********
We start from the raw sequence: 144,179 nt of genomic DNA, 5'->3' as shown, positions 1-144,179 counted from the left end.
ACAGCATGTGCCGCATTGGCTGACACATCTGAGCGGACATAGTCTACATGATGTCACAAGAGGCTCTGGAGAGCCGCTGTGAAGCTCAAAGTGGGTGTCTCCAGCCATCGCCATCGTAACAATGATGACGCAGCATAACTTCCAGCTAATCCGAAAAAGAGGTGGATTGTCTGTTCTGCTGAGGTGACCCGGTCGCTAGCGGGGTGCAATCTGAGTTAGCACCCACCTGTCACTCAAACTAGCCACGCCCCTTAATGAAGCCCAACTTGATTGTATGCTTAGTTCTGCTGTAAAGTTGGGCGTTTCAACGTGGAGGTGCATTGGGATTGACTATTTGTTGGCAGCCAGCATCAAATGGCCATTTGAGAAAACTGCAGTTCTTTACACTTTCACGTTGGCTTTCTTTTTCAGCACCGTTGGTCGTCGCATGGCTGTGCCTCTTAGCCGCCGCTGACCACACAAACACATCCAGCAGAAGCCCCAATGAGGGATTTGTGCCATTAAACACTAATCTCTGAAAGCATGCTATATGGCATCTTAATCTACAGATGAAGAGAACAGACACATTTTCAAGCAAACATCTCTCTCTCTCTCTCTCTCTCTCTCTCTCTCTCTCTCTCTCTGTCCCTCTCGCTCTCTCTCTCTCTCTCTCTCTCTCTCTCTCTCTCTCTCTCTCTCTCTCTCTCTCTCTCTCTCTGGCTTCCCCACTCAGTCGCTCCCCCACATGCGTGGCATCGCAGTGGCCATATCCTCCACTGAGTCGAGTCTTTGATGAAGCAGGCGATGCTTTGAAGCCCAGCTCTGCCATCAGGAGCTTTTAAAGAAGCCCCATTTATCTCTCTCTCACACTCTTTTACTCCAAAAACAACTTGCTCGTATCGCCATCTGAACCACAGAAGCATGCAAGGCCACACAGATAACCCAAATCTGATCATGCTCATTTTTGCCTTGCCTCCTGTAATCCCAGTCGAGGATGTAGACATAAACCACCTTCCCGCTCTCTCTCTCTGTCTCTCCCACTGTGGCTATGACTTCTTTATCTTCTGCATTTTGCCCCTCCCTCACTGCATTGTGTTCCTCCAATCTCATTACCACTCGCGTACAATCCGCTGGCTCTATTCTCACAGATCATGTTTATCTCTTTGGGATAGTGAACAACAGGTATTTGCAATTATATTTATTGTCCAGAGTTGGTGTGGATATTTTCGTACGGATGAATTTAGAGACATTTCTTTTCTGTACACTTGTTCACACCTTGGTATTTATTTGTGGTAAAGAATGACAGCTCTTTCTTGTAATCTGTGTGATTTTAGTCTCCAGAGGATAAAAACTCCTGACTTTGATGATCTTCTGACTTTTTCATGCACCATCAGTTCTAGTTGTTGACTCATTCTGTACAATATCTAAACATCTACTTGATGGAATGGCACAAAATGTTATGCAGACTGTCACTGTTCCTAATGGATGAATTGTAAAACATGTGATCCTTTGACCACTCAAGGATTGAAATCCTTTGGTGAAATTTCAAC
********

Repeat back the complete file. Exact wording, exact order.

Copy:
We start from the raw sequence: 144,179 nt of genomic DNA, 5'->3' as shown, positions 1-144,179 counted from the left end.
ACAGCATGTGCCGCATTGGCTGACACATCTGAGCGGACATAGTCTACATGATGTCACAAGAGGCTCTGGAGAGCCGCTGTGAAGCTCAAAGTGGGTGTCTCCAGCCATCGCCATCGTAACAATGATGACGCAGCATAACTTCCAGCTAATCCGAAAAAGAGGTGGATTGTCTGTTCTGCTGAGGTGACCCGGTCGCTAGCGGGGTGCAATCTGAGTTAGCACCCACCTGTCACTCAAACTAGCCACGCCCCTTAATGAAGCCCAACTTGATTGTATGCTTAGTTCTGCTGTAAAGTTGGGCGTTTCAACGTGGAGGTGCATTGGGATTGACTATTTGTTGGCAGCCAGCATCAAATGGCCATTTGAGAAAACTGCAGTTCTTTACACTTTCACGTTGGCTTTCTTTTTCAGCACCGTTGGTCGTCGCATGGCTGTGCCTCTTAGCCGCCGCTGACCACACAAACACATCCAGCAGAAGCCCCAATGAGGGATTTGTGCCATTAAACACTAATCTCTGAAAGCATGCTATATGGCATCTTAATCTACAGATGAAGAGAACAGACACATTTTCAAGCAAACATCTCTCTCTCTCTCTCTCTCTCTCTCTCTCTCTCTCTCTCTCTGTCCCTCTCGCTCTCTCTCTCTCTCTCTCTCTCTCTCTCTCTCTCTCTCTCTCTCTCTCTCTCTCTCTCTCTCTGGCTTCCCCACTCAGTCGCTCCCCCACATGCGTGGCATCGCAGTGGCCATATCCTCCACTGAGTCGAGTCTTTGATGAAGCAGGCGATGCTTTGAAGCCCAGCTCTGCCATCAGGAGCTTTTAAAGAAGCCCCATTTATCTCTCTCTCACACTCTTTTACTCCAAAAACAACTTGCTCGTATCGCCATCTGAACCACAGAAGCATGCAAGGCCACACAGATAACCCAAATCTGATCATGCTCATTTTTGCCTTGCCTCCTGTAATCCCAGTCGAGGATGTAGACATAAACCACCTTCCCGCTCTCTCTCTCTGTCTCTCCCACTGTGGCTATGACTTCTTTATCTTCTGCATTTTGCCCCTCCCTCACTGCATTGTGTTCCTCCAATCTCATTACCACTCGCGTACAATCCGCTGGCTCTATTCTCACAGATCATGTTTATCTCTTTGGGATAGTGAACAACAGGTATTTGCAATTATATTTATTGTCCAGAGTTGGTGTGGATATTTTCGTACGGATGAATTTAGAGACATTTCTTTTCTGTACACTTGTTCACACCTTGGTATTTATTTGTGGTAAAGAATGACAGCTCTTTCTTGTAATCTGTGTGATTTTAGTCTCCAGAGGATAAAAACTCCTGACTTTGATGATCTTCTGACTTTTTCATGCACCATCAGTTCTAGTTGTTGACTCATTCTGTACAATATCTAAACATCTACTTGATGGAATGGCACAAAATGTTATGCAGACTGTCACTGTTCCTAATGGATGAATTGTAAAACATGTGATCCTTTGACCACTCAAGGATTGAAATCCTTTGGTGAAATTTCAAC